Because this study takes a stand against the claim regarding the negative impact of force protection, questioning its sustainability, the most suited method is idea critique. Idea critique itself is divided into the three elements mentioned earlier, testing validity43,
sustainability44 and plausibility45. This study will look at all three of these aspects to a greater or lesser extent although the focus of the study will be on the sustainability of the idea as it is exactly that which is in question. According to Ludvig Beckman’s book “Grunder i
idéanalys”, Vedung is often referred to regarding idea analysis. Vedung brings analysing the sustainability of an idea or claim down to three questions:
Ø Is there proof presented to support the claim? Ø Is the proof sustainable?
Ø Is it possible to prove?
To summarise, the study will start by using the analysis technique – concept analysis, in order to identify and define the concept of force protection in order to better understand its meaning and use. After which, using the three questions as a base, the author will analyse the claim that force protection has a negative impact on military effectiveness. Through this analysis it will be possible to determine the sustainability of the claim and help create an understanding of its limitations.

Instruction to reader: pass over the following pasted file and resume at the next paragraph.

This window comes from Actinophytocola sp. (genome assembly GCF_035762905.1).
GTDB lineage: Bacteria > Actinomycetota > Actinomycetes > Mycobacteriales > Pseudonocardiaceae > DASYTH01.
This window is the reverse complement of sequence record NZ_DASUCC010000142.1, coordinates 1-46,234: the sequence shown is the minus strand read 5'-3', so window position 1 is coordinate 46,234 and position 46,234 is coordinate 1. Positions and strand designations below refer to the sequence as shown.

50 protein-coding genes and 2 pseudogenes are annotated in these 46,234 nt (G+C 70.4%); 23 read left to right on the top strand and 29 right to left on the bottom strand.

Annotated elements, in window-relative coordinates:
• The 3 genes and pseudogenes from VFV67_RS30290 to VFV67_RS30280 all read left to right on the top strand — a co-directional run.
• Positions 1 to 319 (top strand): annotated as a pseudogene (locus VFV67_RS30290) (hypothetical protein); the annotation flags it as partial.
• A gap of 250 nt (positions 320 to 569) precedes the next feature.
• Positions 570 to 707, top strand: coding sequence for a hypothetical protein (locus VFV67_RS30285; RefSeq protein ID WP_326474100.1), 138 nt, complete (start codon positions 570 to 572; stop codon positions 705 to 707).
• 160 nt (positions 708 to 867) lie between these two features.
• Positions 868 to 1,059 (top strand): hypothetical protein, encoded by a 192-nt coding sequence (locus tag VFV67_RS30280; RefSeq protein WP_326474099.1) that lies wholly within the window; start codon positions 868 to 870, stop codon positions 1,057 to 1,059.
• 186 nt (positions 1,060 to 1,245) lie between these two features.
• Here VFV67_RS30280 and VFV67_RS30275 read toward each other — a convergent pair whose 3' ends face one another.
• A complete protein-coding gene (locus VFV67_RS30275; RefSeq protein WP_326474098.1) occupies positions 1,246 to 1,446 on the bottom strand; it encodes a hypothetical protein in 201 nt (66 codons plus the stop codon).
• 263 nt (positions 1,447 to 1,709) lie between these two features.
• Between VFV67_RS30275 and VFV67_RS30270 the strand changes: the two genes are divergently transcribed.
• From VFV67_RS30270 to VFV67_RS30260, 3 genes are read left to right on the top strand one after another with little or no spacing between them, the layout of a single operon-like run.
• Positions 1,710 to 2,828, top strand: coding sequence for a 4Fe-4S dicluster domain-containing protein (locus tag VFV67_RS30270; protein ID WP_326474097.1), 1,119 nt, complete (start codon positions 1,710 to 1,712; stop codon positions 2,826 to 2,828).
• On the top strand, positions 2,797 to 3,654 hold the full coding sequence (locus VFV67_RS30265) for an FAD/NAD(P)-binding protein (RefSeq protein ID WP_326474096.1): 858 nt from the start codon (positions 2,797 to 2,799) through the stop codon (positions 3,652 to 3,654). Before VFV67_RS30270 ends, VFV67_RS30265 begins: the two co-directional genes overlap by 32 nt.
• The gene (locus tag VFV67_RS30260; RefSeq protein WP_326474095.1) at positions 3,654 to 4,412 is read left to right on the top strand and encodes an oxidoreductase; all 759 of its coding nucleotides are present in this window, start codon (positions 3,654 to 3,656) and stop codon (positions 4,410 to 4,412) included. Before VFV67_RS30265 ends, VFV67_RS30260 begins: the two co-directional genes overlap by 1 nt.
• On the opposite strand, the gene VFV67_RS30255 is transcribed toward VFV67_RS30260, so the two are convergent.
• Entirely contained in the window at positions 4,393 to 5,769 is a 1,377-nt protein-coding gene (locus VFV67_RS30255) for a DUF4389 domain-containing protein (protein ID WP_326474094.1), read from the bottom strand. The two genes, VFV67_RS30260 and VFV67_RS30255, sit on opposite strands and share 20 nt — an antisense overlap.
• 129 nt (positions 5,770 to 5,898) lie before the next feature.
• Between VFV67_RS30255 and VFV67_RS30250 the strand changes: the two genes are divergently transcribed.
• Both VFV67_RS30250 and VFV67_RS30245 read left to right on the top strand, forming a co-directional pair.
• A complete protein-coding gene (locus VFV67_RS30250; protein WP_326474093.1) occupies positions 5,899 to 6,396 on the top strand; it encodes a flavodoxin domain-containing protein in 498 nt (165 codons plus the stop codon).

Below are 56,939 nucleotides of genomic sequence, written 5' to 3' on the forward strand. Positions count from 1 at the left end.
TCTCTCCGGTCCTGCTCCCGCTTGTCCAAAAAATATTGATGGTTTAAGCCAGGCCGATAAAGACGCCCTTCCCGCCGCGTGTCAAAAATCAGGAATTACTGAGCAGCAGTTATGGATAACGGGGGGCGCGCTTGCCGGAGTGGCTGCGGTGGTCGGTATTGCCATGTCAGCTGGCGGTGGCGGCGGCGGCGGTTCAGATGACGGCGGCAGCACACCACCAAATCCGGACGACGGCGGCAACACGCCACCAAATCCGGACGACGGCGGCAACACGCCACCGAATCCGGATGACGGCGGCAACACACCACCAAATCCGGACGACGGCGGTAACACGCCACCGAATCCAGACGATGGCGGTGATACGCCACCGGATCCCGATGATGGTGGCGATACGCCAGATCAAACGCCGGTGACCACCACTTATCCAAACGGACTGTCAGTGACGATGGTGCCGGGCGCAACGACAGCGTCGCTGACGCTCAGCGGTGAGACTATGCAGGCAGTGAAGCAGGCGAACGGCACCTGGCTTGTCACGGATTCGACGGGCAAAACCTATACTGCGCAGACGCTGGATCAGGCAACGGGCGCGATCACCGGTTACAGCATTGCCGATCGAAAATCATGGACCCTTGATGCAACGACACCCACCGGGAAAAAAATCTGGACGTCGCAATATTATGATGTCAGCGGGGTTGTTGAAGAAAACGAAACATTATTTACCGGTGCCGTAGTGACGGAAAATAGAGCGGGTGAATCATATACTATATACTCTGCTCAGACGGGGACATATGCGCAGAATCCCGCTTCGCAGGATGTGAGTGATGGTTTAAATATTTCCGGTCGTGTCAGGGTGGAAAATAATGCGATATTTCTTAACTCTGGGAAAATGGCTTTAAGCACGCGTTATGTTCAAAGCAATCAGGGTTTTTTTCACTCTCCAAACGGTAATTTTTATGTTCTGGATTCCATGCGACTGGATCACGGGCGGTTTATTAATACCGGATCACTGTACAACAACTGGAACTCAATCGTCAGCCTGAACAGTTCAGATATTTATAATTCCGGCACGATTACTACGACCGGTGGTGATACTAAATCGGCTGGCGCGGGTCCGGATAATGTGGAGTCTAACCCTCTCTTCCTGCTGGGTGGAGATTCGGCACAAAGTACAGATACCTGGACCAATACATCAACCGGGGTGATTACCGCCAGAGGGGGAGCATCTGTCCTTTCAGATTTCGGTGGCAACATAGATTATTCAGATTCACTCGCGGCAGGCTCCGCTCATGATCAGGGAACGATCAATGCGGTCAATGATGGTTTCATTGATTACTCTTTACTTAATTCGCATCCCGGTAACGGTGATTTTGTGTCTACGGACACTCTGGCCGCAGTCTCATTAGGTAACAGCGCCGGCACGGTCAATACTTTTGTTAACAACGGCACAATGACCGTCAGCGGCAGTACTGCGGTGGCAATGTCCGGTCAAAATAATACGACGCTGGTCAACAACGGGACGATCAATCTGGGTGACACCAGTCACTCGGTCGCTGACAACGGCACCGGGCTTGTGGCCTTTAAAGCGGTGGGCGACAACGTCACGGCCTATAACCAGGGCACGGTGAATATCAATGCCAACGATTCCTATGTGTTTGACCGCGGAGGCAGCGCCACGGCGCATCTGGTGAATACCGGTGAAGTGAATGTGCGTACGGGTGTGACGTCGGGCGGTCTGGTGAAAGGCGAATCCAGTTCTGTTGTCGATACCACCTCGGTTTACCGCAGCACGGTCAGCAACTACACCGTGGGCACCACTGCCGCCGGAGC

3.2 CONCEPTUALISATION – THE AUTHOR’S USE OF IDEA ANLYSIS
Analysts often use the metaphor, looking at something through “glasses”46, for example, looking at society with gender glasses to analyse equality issues. Basically this means looking at the subject of analysis from a specific perspective in order to minimise other impressions that may be irrelevant to the study. In this case the author has chosen an opposition
perspective because the best way to understand and test an argument is to argue against it. This does however mean that a study runs the risk of being subjective as the author who conducts the analysis from an opposing opinion becomes judge and jury. This study is an idea analysis however, which aims to test the sustainability of the claim rather than prove it incorrect thus minimising the possible effects of the bias of the author and increasing the reliability of the study.